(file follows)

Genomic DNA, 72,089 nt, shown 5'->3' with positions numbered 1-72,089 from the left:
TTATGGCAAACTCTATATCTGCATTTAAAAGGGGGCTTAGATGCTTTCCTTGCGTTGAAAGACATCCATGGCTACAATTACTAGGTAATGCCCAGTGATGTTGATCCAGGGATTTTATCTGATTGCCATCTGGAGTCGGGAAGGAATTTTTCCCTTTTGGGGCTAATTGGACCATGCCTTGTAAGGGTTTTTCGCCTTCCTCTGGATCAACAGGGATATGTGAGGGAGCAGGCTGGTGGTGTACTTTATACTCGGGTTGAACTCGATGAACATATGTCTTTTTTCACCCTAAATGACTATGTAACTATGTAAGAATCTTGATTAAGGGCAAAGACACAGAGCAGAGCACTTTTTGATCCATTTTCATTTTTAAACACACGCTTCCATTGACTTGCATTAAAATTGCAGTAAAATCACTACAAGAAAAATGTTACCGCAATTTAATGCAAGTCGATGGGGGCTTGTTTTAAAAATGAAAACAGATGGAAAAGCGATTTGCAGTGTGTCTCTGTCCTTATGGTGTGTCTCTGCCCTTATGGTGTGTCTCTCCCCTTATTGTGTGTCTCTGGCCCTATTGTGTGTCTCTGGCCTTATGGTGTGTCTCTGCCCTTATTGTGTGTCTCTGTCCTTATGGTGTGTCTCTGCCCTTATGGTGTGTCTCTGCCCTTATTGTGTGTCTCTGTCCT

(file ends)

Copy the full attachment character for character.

Genomic DNA, 72,089 nt, shown 5'->3' with positions numbered 1-72,089 from the left:
TTATGGCAAACTCTATATCTGCATTTAAAAGGGGGCTTAGATGCTTTCCTTGCGTTGAAAGACATCCATGGCTACAATTACTAGGTAATGCCCAGTGATGTTGATCCAGGGATTTTATCTGATTGCCATCTGGAGTCGGGAAGGAATTTTTCCCTTTTGGGGCTAATTGGACCATGCCTTGTAAGGGTTTTTCGCCTTCCTCTGGATCAACAGGGATATGTGAGGGAGCAGGCTGGTGGTGTACTTTATACTCGGGTTGAACTCGATGAACATATGTCTTTTTTCACCCTAAATGACTATGTAACTATGTAAGAATCTTGATTAAGGGCAAAGACACAGAGCAGAGCACTTTTTGATCCATTTTCATTTTTAAACACACGCTTCCATTGACTTGCATTAAAATTGCAGTAAAATCACTACAAGAAAAATGTTACCGCAATTTAATGCAAGTCGATGGGGGCTTGTTTTAAAAATGAAAACAGATGGAAAAGCGATTTGCAGTGTGTCTCTGTCCTTATGGTGTGTCTCTGCCCTTATGGTGTGTCTCTCCCCTTATTGTGTGTCTCTGGCCCTATTGTGTGTCTCTGGCCTTATGGTGTGTCTCTGCCCTTATTGTGTGTCTCTGTCCTTATGGTGTGTCTCTGCCCTTATGGTGTGTCTCTGCCCTTATTGTGTGTCTCTGTCCT